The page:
Court Refuses to Revisit

Campaign Finance Case

The Federal Election Commission must begin work on writing tougher campaign finance rules to govern the 2006 elections after a federal appeals court declined to intervene in a challenge.

In a one-page order, the U.S. Court of Appeals for the District of Columbia Circuit declined to reconsider a decision requiring the FEC to write new rules to carry out a 2002 campaign finance law. The FEC requested the full court's review in August after a three-judge panel upheld U.S. District Judge Colleen Kollar-Kotelly's 2004 ruling striking down several FEC rules interpreting the new law.

Commissioner Michael E. Toner said Friday's order means the FEC must start drafting tougher rules on political donations, including how Internet activity will be regulated. The FEC could still appeal to the Supreme Court, but it has not indicated whether it will do so.

The law, approved by Congress and signed by President Bush in 2002, bans congressional and presidential candidates and national party committees from raising corporate and union money. It also bans unlimited donations from any source.

GOP Plan Allows States

To Hike Medicaid Costs

House Republicans are taking a cue from the nation's governors when it comes to reducing Medicaid.

Like the governors, they are proposing that states be allowed to charge people more when they receive care.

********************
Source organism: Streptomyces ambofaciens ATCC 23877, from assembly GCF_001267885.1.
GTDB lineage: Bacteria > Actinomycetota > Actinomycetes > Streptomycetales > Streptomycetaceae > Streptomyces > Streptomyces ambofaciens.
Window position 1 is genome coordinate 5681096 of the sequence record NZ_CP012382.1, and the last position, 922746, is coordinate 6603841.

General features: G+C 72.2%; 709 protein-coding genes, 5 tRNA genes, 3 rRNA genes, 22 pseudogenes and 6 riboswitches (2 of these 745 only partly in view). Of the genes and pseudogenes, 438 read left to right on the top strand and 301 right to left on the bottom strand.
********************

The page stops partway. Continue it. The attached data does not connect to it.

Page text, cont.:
"Common-sense reform will ensure that Medicaid can save and prolong millions more American lives for years to come," Rep. Joe Barton (R-Tex.) said. "If we succeed, we will make Medicaid better and poor people healthier. If not, the safety net will rot away."

Barton's committee, the Energy and Commerce Committee, is looking to reduce government spending by as much as $14.7 billion over the next five years. Most of the savings are expected to come from Medicaid, which provides health care for about 53 million poor and disabled people.

The House legislation would give states the option of charging higher co-payments. States, within limits, can require some beneficiaries to share in the costs of their health care. Typically, the current co-payment ranges from 50 cents to $3. The House bill would raise that gradually to a maximum of $5 per service in 2008. Afterward, co-payment increases would match those in health care inflation.

Hearing Set on DeLay's

Request for New Judge

A retired Texas judge will decide next week whether State District Judge Bob Perkins should continue presiding over former House majority leader Tom DeLay's trial on money-laundering and conspiracy charges.

C.W. Duncan, a former state district judge, will preside at a Nov. 1 hearing on DeLay's request that Perkins leave the case because he has contributed money to candidates and Democratic causes that oppose DeLay.

Perkins referred the decision to B.B. Schraub, presiding judge of the third administrative judicial region. Schraub yesterday assigned the case to Duncan. The hearing will be in Perkins's Austin courtroom.

-- From News Services